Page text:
The South Asia Council (SAC) is one of four regional councils operating within the Association for Asian Studies (AAS). Created in 1970, these councils represent the interests of scholars working in their respective geographical areas.
Collectively, the four area councils and the Council of Conferences serve as the major policy body for the Association of Asian Studies, providing liaison between the Board of Directors and the members at large.
The South Asia Council oversees the following AAS book prizes:
- The South Asia Council administers a prize for the best paper presented by a graduate student at the AAS Annual Conference (see below).
- Richard Eaton (Chair), University of Arizona, email@example.com
- Allison Busch, Columbia University, firstname.lastname@example.org
- Kathryn Hansen, University of Texas, email@example.com
- Nile Green, UCLA, firstname.lastname@example.org
- Charles Hallisey, Harvard University, email@example.com
- Chitralekha Zutshi, College of William & Mary, firstname.lastname@example.org
- Srimati Basu, University of Kentucky, email@example.com
- Ramnarayan Rawat, University of Delaware, firstname.lastname@example.org
- Dina Mahnaz Siddiqi, BRAC University, email@example.com
AAS AFFILIATES RELATED TO SAC
SAC PRIZE FOR BEST GRADUATE STUDENT PAPER
Each year, the AAS South Asia Council (SAC) holds a competition for the best paper on a South Asia topic presented by a graduate student at the AAS Conference. This prize recognizes emerging scholarship in the field and fosters intellectual exchange among junior and senior scholars. The award of $500 and a certificate are presented at the AAS Annual Conference. The South Asia Council will also provide a sum of up to $300 to the winner of the prize to partially cover the cost of travel to the AAS Annual Conference, where the winner will be recognized at the AAS Presidential Address/Awards Ceremony.
The South Asia Council of the Association for Asian Studies announces the 2017 competition for the best paper on a South Asia topic presented by a graduate student at the AAS Conference in Toronto.
The prize will recognize emerging scholarship in the field and foster intellectual exchange among junior and senior scholars. The award of $500 and a certificate will be presented at the 2018 AAS Conference in Washington, D.C. The South Asia Council of the AAS will also provide a sum of up to $300 to the winner of the prize to partially cover the cost of his or her travel to the 2018 Washington, D.C. Conference, where the winner will be recognized at the AAS Presidential Address/Awards Ceremony.
Please submit your 2017 conference paper, proof of current doctoral program registration, and panel abstract in PDF format by March 19, 2017 to Charles Hallisey, firstname.lastname@example.org. Papers received after March 19, 2017 will not be considered.
The Council encourages graduate students who present papers at the March 2017 conference in Toronto to submit their papers for consideration. Papers on any aspect and region of South Asia will be considered. Students must be currently registered in a doctoral program in order to be considered for the Prize. Submitted papers should be no longer than 3,000 words, excluding footnotes.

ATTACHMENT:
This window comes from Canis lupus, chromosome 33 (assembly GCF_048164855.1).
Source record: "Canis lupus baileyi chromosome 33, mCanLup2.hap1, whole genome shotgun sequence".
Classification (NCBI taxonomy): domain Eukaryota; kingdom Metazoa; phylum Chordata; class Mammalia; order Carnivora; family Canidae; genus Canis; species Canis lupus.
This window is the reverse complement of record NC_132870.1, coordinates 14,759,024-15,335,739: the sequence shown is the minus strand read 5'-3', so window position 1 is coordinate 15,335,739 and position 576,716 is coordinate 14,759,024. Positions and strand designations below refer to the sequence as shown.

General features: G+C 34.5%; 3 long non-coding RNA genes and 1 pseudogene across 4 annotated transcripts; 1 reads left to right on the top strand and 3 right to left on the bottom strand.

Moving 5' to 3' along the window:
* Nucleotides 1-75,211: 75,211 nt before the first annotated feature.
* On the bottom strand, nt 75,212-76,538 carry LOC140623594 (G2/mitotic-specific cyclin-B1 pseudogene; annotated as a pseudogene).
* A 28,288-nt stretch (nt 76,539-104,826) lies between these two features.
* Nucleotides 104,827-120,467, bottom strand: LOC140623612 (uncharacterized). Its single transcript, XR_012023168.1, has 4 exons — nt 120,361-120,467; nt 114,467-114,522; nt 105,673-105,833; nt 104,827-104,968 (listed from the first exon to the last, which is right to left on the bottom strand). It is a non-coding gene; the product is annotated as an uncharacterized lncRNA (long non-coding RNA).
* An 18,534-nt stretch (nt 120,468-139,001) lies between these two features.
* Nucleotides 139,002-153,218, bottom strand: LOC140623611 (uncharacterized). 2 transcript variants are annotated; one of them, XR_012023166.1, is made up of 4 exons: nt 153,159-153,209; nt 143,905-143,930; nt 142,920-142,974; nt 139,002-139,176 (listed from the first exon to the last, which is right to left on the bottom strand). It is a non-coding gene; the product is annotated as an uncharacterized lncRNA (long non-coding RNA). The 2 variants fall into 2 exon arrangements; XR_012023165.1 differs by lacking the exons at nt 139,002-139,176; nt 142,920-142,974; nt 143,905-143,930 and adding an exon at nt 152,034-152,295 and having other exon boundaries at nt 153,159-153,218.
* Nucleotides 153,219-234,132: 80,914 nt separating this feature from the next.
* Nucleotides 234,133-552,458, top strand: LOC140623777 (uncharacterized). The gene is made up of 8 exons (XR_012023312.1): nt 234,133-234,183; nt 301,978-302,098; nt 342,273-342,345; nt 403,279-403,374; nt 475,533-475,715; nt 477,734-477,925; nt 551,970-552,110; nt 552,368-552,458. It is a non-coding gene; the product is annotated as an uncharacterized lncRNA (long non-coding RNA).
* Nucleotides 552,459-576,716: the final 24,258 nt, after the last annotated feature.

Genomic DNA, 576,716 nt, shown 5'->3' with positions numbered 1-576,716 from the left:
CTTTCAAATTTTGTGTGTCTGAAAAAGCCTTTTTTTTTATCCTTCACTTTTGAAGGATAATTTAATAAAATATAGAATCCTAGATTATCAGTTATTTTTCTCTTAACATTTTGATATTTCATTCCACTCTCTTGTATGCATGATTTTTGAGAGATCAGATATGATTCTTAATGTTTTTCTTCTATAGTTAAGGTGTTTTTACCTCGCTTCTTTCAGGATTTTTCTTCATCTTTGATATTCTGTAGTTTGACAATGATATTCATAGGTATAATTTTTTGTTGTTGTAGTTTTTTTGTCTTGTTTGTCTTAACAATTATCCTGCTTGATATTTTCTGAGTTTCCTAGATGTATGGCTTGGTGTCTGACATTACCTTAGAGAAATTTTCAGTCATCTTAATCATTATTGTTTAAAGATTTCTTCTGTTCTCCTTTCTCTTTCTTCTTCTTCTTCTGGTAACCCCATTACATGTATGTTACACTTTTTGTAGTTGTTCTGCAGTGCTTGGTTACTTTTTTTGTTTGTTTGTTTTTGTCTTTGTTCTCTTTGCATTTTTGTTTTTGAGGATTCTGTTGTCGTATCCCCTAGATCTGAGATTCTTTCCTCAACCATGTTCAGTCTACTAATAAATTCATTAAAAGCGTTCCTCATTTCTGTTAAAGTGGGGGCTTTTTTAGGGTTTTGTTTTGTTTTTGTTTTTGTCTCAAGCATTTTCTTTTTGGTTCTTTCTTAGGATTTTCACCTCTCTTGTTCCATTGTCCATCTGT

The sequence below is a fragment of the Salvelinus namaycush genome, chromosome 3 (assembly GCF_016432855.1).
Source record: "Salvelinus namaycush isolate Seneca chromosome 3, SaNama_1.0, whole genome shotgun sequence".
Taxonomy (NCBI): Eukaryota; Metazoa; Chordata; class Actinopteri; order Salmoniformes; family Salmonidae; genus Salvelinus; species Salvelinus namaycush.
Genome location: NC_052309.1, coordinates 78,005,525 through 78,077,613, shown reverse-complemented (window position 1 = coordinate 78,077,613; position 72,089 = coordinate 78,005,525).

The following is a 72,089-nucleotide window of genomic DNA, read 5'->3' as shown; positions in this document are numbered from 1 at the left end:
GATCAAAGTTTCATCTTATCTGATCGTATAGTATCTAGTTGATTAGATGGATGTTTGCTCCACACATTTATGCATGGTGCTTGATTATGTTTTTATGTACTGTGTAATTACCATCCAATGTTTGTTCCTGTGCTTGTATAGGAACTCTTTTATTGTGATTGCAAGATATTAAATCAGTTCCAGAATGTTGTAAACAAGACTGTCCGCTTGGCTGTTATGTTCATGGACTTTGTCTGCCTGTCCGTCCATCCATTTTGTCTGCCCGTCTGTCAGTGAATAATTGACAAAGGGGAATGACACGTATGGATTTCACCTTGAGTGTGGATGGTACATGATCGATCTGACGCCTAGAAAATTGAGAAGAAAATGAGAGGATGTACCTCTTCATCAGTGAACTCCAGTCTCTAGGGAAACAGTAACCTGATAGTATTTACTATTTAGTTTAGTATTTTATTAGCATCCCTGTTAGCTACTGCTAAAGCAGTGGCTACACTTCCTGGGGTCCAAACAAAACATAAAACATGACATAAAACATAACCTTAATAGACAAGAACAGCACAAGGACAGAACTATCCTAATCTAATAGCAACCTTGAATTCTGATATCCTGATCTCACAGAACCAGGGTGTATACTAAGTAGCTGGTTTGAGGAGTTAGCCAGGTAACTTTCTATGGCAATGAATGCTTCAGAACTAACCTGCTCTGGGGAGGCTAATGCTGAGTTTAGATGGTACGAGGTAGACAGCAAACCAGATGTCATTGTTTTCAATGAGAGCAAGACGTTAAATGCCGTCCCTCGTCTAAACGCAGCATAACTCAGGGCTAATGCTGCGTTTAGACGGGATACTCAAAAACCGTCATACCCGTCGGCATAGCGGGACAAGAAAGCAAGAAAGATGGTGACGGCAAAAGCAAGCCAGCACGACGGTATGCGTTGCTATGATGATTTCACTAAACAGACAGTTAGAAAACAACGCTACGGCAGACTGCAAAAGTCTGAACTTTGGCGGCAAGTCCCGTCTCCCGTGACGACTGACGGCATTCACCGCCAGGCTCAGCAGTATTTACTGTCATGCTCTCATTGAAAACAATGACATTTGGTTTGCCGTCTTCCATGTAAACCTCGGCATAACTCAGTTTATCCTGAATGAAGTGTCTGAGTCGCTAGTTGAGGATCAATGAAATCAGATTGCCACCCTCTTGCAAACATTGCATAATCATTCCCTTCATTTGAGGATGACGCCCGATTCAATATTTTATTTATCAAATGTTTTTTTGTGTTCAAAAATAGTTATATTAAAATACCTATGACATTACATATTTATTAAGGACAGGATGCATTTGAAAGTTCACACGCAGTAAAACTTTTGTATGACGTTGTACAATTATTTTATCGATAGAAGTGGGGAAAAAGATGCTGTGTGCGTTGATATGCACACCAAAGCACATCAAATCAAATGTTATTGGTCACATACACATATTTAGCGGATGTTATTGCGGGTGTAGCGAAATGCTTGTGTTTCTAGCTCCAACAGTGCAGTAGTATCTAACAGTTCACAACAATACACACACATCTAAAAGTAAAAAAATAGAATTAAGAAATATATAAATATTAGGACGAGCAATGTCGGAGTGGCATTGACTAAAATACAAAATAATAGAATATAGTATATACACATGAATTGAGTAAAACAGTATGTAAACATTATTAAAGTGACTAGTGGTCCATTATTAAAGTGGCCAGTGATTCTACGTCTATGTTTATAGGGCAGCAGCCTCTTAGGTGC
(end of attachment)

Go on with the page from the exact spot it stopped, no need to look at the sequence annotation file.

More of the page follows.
The SAC 2015 AAS Chicago Conference SAC Graduate Student Paper Prize winner was Christina Welsch (Princeton University) for "'An Indulgence which can never be denied them’: The Question of Family Benefits in the East India Company’s Madras Army, 1746-1812."
- The SAC 2014 AAS Philadelphia Conference SAC Graduate Student Paper Prize winner was Raphael Susewind (Bielefeld University) for "The 'Wazirganj Terror Attack': Local Democracy, Land Development, and Religious Revivalism."
- The SAC 2013 AAS San Diego Conference SAC Graduate Student Paper Prize winner was David Boyk (UC-Berkeley) for "Mofussil Urbanity: Provinciality and the Public Sphere in Patna, 1900-1906."
- The SAC 2012 AAS Toronto Conference Graduate Student paper Prize winner was Arthur Dudney, doctoral student at Columbia University, who presented a paper entitled, "Fashioning Everyday Speech into Literary Language in Eighteenth-Century Delhi"
- The SAC 2011 AAS Hawaii Conference Graduate Student paper Prize winner was Adrienne Fast, doctoral student at the University of British Columbia, who presented a paper entitled, "Performing "Artist": Middle-Class Identity and the Working Artist in Late-Colonial Bengal"
- The SAC 2010 AAS Philadelphia Conference Graduate Student Paper Prize winner was Juned Shaikh, doctoral student in the History Program at the University of Washington (now at Yale University), who presented a paper entitled, "Kamyunista Jahirnama [The Communist Manifesto]: Mavali, Dalit and the Making of Mumbai's Working Class"
The SAC 2009 AAS Chicago Conference Graduate Student Paper Prize winner was Jason Cons (PhD candidate in Development Sociology, Cornell University), who presented a paper entitled, "Spatial Corruptions: Place, Rule, and Cattle Along the Indian-Bangladesh Border"